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About This Guide
If you are new to the seemingly infinite array of choices at the café nowadays, you may find it intimidating as you stand in line and read a drink menu which appears to be written largely in Italian. Then you stand in line listening to baristas call back the names of coffee drinks as if suddenly everyone understands Italian but you.
Or maybe your go-to drink has been a latte for years, but now you want to find out what the other options may taste like and you’re are not sure where to start.
No matter your reasons, we’ve put together a break-down of the major drink options available in your café. Most everything you are likely to find these days will be some variation of a latte, a mocha, a cappuccino, or a macchiato.
This is strong, concentrated coffee made with a fine grind of dark roasted coffee. It is brewed using pressure and steam to produce a dark coffee with a small head of foam called crema.
The espresso may seem like something of a given, but the basic building block of all of the drinks detailed below is espresso. Rather than regular brewed coffee, all of these drinks are made with some variation of espresso and steamed milk.
Looking to make your own espresso? Check out our guide on how to make espresso without an espresso machine!
Café latte, or simple latte, literally translates to “coffee milk.” It originates in Italy and consists of espresso and about 2/3 steamed milk with a small layer of foam on the top.
Lattes are probably the most recognizable drink to come out of the resurgence of café culture. The latte is the basis for nearly every other café drink people buy. They are flavored with all manner of syrups, although the purists will only sprinkle a little cinnamon, chocolate powder, or maybe a little nutmeg over the small layer of foam.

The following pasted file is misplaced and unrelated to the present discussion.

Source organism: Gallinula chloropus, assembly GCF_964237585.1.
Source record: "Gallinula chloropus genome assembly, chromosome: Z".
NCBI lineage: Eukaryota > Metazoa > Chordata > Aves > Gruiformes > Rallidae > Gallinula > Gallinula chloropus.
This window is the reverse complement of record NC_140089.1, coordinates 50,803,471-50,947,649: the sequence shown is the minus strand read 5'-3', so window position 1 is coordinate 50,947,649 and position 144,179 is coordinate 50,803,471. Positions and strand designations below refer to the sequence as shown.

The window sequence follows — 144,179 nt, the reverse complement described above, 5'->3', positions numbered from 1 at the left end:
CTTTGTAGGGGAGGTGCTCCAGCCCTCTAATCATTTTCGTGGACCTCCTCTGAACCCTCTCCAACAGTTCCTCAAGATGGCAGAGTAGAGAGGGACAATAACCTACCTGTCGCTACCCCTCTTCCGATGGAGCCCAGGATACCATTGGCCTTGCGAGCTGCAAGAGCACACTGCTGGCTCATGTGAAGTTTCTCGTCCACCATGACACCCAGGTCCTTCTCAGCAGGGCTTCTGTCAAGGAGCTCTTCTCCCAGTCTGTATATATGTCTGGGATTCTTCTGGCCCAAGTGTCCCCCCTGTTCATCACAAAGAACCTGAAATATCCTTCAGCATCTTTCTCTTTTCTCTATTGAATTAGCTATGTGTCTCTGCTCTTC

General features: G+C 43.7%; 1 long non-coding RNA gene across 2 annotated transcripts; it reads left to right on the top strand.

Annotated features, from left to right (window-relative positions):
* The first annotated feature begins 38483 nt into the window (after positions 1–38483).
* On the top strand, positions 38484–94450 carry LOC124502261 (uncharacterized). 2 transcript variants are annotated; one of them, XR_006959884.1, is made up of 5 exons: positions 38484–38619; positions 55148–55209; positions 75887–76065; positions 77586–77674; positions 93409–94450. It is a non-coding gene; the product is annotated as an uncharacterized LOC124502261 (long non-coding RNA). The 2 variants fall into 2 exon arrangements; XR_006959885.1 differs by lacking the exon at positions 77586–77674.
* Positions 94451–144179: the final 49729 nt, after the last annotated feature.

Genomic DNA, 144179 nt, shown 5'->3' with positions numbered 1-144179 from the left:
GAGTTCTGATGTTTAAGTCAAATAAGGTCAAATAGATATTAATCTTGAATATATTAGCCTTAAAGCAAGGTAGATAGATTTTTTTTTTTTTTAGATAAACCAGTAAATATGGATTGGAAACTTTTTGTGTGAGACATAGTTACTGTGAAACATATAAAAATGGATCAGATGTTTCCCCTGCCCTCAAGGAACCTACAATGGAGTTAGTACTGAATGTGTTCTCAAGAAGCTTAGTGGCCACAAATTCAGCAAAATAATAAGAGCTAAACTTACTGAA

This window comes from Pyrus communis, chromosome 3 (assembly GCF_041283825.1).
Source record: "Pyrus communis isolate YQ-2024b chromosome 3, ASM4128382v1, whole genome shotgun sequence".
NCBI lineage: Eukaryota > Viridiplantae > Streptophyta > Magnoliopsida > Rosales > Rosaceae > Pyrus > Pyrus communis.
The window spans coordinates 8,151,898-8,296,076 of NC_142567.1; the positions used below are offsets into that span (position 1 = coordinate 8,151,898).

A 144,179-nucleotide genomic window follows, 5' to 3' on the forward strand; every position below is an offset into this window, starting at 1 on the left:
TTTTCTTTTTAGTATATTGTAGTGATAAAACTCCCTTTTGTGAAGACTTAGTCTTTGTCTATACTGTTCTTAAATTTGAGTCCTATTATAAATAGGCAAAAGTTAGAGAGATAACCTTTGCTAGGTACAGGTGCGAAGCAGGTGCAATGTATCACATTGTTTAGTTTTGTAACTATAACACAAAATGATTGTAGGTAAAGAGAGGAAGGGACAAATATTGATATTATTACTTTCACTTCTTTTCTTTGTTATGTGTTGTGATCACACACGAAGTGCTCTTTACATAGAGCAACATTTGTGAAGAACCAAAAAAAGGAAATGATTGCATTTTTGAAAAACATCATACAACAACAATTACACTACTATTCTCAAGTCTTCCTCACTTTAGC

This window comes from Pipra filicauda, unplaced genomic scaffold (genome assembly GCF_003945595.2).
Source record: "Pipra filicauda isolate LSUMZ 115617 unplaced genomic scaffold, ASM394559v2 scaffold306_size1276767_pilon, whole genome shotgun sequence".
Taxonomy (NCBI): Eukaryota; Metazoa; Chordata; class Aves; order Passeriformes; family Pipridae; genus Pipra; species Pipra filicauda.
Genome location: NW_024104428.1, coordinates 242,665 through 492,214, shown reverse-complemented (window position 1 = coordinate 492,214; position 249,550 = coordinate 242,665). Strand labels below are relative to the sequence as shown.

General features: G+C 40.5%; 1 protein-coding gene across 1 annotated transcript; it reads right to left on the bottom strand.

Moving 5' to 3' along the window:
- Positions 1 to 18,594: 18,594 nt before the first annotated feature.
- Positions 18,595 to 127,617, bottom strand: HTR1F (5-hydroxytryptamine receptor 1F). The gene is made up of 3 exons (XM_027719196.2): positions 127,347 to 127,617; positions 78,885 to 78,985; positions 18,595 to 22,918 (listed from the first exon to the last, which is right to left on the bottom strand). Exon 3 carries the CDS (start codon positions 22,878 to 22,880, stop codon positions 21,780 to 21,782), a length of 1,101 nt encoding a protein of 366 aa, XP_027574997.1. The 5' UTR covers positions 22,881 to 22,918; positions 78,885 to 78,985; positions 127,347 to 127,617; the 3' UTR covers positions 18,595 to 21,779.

Latte art has become something of a phenomenon lately. A good barista is able to manipulate the steamed milk and foam with the espresso in order to create designs and images on top of your latte. This doesn’t add anything to the flavor, but it does create a fun presentation.
Note on Latte Art: The main reason a barista can manipulate the milk to make latte art is that the steaming process denatures the milk and produces microfoam. The microfoam can sustain small amounts of espresso in a suspension and allow a barista to create patterns in the milk. Essentially, the steam “cooks” the milk and changes its physical properties. This is why you cannot really do these things with plain milk. The techniques are fairly easy, but it does take practice.
Generally cream-colored with foam about the size of the width of a finger.
Lattes are extremely versatile. The latte has made its way into cocktail culture. With a little Irish whiskey, cognac, or Grand Marnier, the humble latte can become a fairly elegant after-dinner treat.
Lattes can be iced. Obviously, the milk is not steamed in this case, but they make a refreshing iced alternative during the hot months.